There is no reason for a person with a disability or a service dog to be distracted by the needs or preferences of others that may interfere, however briefly, with the primary relationship. Family members, close friends or neighbors who may wish to pat or share a treat with a service animal should control their impulses unless specifically invited by the service dog's handler. The person with a disability has to display great force of will to refrain from making the invitation.

Children should learn from an early age not to pet or distract any dog without adult permission and supervision, including new pets in their own homes that may be adjusting to new living quarters and/or are still developing trust relationships. Just because a child has shown responsible behavior with the family pet does not justify a parent's request that they be allowed to pat or interact with a service animal. Children do best with black and white rules and the rule should be that it is never permissable to interact with or otherwise distract a service dog. Family and close friends should also keep this rule in mind.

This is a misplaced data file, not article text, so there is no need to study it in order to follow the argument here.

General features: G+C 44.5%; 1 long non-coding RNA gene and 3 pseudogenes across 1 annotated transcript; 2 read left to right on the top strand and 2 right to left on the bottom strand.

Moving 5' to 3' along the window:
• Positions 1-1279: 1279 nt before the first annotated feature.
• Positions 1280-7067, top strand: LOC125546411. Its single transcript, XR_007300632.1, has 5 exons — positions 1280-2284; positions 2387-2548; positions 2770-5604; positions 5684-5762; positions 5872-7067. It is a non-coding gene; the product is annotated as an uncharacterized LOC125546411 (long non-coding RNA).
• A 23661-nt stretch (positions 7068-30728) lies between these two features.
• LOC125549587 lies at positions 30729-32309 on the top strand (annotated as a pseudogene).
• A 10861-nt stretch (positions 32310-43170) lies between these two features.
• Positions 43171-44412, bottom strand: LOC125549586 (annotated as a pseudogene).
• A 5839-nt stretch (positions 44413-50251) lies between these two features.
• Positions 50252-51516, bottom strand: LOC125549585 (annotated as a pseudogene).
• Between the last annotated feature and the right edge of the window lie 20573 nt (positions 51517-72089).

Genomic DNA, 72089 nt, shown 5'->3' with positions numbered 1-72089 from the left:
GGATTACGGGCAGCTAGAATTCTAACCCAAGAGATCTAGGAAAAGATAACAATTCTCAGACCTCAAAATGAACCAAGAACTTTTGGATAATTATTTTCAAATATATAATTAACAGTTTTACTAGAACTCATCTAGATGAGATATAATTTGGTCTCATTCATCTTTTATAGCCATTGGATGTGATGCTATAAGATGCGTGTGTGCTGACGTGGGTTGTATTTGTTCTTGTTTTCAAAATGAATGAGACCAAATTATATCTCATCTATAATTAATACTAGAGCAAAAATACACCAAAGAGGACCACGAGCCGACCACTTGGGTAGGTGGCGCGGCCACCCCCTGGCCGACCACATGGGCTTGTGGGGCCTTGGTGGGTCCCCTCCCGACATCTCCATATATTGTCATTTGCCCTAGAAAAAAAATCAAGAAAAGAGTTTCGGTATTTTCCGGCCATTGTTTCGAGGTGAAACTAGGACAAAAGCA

We should teach our children and learn good manners before we encounter a person with a service dog. It is rude to discuss or assume a person's diagnosis when we see a service dog working in the community. The best resources are people who train or benefit from canine companions. We do have to train ourselves better impulse control when meeting a person with a service dog - that dog is working and the individual depends on the concentration and skills that the dog has learned specifically to support him or her in everyday life and social situations.